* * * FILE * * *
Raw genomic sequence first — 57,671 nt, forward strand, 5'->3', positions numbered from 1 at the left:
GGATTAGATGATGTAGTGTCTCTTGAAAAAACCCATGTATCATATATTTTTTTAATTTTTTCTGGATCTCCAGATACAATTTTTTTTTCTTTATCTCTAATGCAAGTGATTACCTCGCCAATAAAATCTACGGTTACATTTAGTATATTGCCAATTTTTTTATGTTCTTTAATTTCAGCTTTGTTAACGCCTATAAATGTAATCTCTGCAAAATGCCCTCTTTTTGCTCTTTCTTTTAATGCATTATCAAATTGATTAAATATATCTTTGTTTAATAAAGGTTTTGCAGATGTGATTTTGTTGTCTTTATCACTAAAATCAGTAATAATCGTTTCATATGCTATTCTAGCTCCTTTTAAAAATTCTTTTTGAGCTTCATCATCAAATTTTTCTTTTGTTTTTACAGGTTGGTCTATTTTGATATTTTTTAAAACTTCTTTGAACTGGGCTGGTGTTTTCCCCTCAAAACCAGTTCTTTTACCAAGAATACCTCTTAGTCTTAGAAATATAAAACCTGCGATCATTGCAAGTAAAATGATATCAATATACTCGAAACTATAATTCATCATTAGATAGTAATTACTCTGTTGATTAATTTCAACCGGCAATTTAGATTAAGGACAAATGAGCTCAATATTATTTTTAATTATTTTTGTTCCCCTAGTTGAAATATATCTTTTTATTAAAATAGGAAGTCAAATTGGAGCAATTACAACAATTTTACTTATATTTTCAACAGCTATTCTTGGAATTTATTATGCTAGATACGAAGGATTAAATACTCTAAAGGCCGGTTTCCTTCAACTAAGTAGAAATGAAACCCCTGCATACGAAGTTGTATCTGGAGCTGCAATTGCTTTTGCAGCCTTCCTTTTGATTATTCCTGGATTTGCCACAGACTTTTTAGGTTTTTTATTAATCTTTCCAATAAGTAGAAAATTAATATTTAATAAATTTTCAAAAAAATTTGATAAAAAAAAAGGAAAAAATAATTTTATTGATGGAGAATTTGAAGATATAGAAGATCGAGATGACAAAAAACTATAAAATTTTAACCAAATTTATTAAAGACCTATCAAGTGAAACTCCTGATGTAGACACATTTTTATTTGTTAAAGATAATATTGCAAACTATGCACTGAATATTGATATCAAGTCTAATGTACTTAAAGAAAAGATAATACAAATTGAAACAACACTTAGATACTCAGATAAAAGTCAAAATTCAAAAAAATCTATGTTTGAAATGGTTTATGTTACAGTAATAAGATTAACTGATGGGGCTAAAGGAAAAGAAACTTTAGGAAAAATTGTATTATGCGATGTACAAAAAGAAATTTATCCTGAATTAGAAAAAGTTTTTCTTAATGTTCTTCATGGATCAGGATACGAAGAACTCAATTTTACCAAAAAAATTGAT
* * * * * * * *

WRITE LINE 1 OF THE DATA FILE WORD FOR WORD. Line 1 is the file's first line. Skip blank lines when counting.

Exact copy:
Raw genomic sequence first — 57,671 nt, forward strand, 5'->3', positions numbered from 1 at the left: